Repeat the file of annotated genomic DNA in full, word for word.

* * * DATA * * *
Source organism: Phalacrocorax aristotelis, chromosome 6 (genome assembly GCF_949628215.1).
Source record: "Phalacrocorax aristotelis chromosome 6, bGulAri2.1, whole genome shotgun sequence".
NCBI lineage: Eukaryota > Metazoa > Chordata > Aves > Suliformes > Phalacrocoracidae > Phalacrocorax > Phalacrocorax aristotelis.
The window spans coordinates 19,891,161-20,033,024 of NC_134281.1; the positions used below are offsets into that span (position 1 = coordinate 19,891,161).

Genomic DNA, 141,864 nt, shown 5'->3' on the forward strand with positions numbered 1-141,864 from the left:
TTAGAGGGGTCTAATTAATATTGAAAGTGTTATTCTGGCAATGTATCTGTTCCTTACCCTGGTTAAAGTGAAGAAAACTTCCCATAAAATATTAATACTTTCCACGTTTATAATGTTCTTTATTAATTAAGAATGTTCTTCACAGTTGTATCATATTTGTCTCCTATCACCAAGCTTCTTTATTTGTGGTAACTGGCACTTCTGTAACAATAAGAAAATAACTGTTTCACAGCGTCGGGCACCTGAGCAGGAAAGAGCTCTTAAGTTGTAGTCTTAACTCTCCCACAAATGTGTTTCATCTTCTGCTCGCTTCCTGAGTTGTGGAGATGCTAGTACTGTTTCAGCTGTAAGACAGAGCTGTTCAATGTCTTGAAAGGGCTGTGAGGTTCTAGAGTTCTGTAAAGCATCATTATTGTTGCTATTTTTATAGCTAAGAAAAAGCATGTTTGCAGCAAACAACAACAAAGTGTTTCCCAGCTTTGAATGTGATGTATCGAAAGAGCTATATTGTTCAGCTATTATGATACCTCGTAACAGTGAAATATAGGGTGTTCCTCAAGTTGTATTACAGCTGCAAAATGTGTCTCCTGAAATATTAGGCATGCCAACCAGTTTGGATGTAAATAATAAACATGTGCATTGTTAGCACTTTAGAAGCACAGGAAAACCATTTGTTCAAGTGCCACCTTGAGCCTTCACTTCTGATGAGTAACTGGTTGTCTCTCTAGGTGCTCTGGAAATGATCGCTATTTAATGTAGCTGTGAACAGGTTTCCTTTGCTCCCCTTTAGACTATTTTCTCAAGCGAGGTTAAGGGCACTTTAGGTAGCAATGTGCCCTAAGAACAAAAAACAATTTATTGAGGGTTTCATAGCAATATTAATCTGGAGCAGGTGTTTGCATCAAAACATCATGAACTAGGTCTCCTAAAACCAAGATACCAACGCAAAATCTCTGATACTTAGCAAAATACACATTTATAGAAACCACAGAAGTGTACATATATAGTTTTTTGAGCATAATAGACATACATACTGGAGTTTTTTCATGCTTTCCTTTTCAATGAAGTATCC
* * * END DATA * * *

Source organism: Phalacrocorax aristotelis, chromosome 6 (genome assembly GCF_949628215.1).
Source record: "Phalacrocorax aristotelis chromosome 6, bGulAri2.1, whole genome shotgun sequence".
NCBI lineage: Eukaryota > Metazoa > Chordata > Aves > Suliformes > Phalacrocoracidae > Phalacrocorax > Phalacrocorax aristotelis.
The window spans coordinates 19,891,161-20,033,024 of NC_134281.1; the positions used below are offsets into that span (position 1 = coordinate 19,891,161).

Genomic DNA, 141,864 nt, shown 5'->3' on the forward strand with positions numbered 1-141,864 from the left:
TTAGAGGGGTCTAATTAATATTGAAAGTGTTATTCTGGCAATGTATCTGTTCCTTACCCTGGTTAAAGTGAAGAAAACTTCCCATAAAATATTAATACTTTCCACGTTTATAATGTTCTTTATTAATTAAGAATGTTCTTCACAGTTGTATCATATTTGTCTCCTATCACCAAGCTTCTTTATTTGTGGTAACTGGCACTTCTGTAACAATAAGAAAATAACTGTTTCACAGCGTCGGGCACCTGAGCAGGAAAGAGCTCTTAAGTTGTAGTCTTAACTCTCCCACAAATGTGTTTCATCTTCTGCTCGCTTCCTGAGTTGTGGAGATGCTAGTACTGTTTCAGCTGTAAGACAGAGCTGTTCAATGTCTTGAAAGGGCTGTGAGGTTCTAGAGTTCTGTAAAGCATCATTATTGTTGCTATTTTTATAGCTAAGAAAAAGCATGTTTGCAGCAAACAACAACAAAGTGTTTCCCAGCTTTGAATGTGATGTATCGAAAGAGCTATATTGTTCAGCTATTATGATACCTCGTAACAGTGAAATATAGGGTGTTCCTCAAGTTGTATTACAGCTGCAAAATGTGTCTCCTGAAATATTAGGCATGCCAACCAGTTTGGATGTAAATAATAAACATGTGCATTGTTAGCACTTTAGAAGCACAGGAAAACCATTTGTTCAAGTGCCACCTTGAGCCTTCACTTCTGATGAGTAACTGGTTGTCTCTCTAGGTGCTCTGGAAATGATCGCTATTTAATGTAGCTGTGAACAGGTTTCCTTTGCTCCCCTTTAGACTATTTTCTCAAGCGAGGTTAAGGGCACTTTAGGTAGCAATGTGCCCTAAGAACAAAAAACAATTTATTGAGGGTTTCATAGCAATATTAATCTGGAGCAGGTGTTTGCATCAAAACATCATGAACTAGGTCTCCTAAAACCAAGATACCAACGCAAAATCTCTGATACTTAGCAAAATACACATTTATAGAAACCACAGAAGTGTACATATATAGTTTTTTGAGCATAATAGACATACATACTGGAGTTTTTTCATGCTTTCCTTTTCAATGAAGTATCC